Date: Oct 21st, 2012 4:49:49 pm - Subscribe
(Cover by Malcolm Smith)
CQ...CQ...QSL? No, I wasn't abducted by aliens (or the secret police). I just haven't been able to log into the blog for over two weeks. I couldn't even post a comment!
In the meantime I started a Tumblr blog, Hyperwave. I'm going to be posting there from now on. I've had a good home here at Aeonity, and I hate to move again, but it's frustrating not being able to blog reliably. So I'm blasting off for planet T. I hope you'll come along with me.
Date: Oct 2nd, 2012 12:27:05 pm - Subscribe
It looks like I'm not all wet with my current preoccupation with underwater sf. While my interest is largely a result of watching cheesy old episodes of Voyage to the Bottom of the Sea (most awkward title ever), there's a new sub show making waves. Last Resort caught the eye of Esquire's resident political wit, Charlie Pierce. While the show is a political thriller with no sf content, one of Charlie's nominations for best sub movie does reference a familiar franchise.
1) The Enemy Below: Cat-and-mouse with an American destroyer and a German submarine, seen from both points of view, with first-rate performances by Robert Mitchum and Curt Jurgens. Extra points for being the template for the great Star Trek episode, "Balance of Terror," in which we see the Romulans for the first time.
Trek also popularized another sub related trope in the form of subspace. When sf authors were devising clever ways to get around the speed of light limit, they not only came up with the idea of hyperspace, they also hit on the corollary, subspace. In Star Trek this was limited largely to a means of FTL communication, but some authors extended the idea to having spaceships travel like submarines through the depths of subspace. A few of good examples are available in the public domain.
Legacy (1962, aka A Tale of Two Clocks) by James H. Schmitz. In this and other of Schmitz's stories set in his Federation of the Hub venue it's subspace ships that ply the spaceways. This novel takes the idea to it's logical extreme as -- spoiler alert! -- a small ship travels through subspace to get inside a much bigger spaceship.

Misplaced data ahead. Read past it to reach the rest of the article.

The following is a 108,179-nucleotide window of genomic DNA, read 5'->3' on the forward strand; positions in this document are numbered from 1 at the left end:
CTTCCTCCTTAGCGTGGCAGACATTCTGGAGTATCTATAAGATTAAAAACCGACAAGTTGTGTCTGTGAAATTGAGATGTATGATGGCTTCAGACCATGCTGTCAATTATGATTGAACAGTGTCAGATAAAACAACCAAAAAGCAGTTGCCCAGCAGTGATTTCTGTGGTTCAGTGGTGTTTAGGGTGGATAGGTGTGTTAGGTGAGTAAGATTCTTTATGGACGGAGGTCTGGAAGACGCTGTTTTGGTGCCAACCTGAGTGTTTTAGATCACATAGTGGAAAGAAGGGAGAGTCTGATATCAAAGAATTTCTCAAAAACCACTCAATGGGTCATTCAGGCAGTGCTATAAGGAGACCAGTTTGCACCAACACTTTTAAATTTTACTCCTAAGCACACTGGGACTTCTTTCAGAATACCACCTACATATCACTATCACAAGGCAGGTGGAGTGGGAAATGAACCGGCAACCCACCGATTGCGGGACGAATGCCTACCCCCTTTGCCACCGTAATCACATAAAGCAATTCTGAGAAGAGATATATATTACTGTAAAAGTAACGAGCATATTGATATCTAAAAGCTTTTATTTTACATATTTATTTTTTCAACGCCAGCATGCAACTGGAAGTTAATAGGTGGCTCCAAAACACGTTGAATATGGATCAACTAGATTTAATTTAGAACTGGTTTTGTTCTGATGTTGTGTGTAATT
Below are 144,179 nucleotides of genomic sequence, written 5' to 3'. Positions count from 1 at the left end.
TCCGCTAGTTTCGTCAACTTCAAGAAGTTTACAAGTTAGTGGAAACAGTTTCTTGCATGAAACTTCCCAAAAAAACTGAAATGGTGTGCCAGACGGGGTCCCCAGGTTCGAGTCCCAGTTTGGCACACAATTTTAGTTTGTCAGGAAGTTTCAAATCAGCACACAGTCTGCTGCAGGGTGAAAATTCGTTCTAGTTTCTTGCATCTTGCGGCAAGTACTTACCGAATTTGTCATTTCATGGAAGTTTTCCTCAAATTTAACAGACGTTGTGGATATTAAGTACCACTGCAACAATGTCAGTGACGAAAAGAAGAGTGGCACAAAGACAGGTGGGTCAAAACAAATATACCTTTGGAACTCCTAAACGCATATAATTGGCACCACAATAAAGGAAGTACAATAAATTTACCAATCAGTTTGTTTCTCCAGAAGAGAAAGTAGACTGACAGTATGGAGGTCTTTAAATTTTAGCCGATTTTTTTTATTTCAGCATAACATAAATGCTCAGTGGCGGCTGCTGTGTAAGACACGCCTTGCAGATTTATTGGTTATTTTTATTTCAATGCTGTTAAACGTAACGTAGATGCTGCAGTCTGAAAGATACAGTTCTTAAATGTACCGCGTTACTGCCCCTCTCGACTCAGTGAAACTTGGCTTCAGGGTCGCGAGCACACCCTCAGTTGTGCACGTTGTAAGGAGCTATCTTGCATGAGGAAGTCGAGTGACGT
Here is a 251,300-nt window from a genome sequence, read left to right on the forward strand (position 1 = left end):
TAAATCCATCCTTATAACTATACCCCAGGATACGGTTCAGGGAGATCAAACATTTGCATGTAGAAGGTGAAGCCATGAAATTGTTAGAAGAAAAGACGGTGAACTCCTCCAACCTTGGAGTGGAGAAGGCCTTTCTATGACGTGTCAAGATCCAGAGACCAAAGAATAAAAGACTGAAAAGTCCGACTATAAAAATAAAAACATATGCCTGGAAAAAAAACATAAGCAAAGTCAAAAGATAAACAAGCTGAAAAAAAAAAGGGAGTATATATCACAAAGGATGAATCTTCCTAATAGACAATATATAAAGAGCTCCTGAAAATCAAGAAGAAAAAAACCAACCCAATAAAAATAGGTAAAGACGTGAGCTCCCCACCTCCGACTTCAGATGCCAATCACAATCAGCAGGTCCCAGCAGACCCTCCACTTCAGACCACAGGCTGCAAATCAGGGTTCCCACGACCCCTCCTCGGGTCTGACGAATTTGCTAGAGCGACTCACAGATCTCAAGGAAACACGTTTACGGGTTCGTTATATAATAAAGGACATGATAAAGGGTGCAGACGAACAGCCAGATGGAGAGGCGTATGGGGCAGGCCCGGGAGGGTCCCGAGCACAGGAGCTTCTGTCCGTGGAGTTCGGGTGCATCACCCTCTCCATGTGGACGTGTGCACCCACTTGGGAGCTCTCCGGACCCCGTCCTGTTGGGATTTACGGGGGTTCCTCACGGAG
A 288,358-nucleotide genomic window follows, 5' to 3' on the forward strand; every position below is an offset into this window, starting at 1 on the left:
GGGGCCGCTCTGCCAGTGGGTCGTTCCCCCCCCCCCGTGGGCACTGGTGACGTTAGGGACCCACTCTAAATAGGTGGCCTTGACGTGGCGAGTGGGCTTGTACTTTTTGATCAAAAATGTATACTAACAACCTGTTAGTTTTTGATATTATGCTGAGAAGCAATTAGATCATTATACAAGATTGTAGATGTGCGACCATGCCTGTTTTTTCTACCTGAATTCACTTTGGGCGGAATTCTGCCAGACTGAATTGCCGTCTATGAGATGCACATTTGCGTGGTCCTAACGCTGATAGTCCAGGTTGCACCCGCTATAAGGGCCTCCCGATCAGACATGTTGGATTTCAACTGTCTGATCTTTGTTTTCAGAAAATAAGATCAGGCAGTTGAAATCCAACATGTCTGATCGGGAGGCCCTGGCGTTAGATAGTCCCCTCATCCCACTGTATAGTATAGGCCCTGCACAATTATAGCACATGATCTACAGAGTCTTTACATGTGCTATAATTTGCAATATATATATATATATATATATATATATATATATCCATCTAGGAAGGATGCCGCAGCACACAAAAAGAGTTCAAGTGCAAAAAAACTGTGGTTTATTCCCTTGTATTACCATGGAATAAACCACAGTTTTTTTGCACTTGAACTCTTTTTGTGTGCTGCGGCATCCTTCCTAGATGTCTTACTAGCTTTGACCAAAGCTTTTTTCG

Subspace Survivors (1960) by E. E. "Doc" Smith. This late novelette by one of the architects of the space opera genre takes explorers into the unknown. John W. Campbell, Jr. introduced it thus, "There has always been, and will always be, the problem of surviving the experience that any trained expert can handle ... when there hasn't been any first survivor to be an expert! When no one has ever gotten back to explain what happened...."
A Question of Courage by J. F. Bone. This 1960 novelette makes military use of subspace. Spaceships prowl around like submarines, then pop into normal space to blast the enemy. This tale glorifying military virtues delivers a stridently imperialist moral, and also reveals the conspiratorial thinking that often characterizes the military mind.
Date: Sep 30th, 2012 8:55:54 am - Subscribe
Cover by Wally Wood for Jack Williamson and Frederik Pohl's young adult novel, Undersea City (1958).
In the Abyss
Date: Sep 29th, 2012 9:09:38 am - Subscribe
Cover by Frank R. Paul for the Amazing Stories, September 1926, reprint of H. G. Wells' 1896 shortstory, "In the Abyss."
(出典: ISFDB & Roy Glashan's Library)
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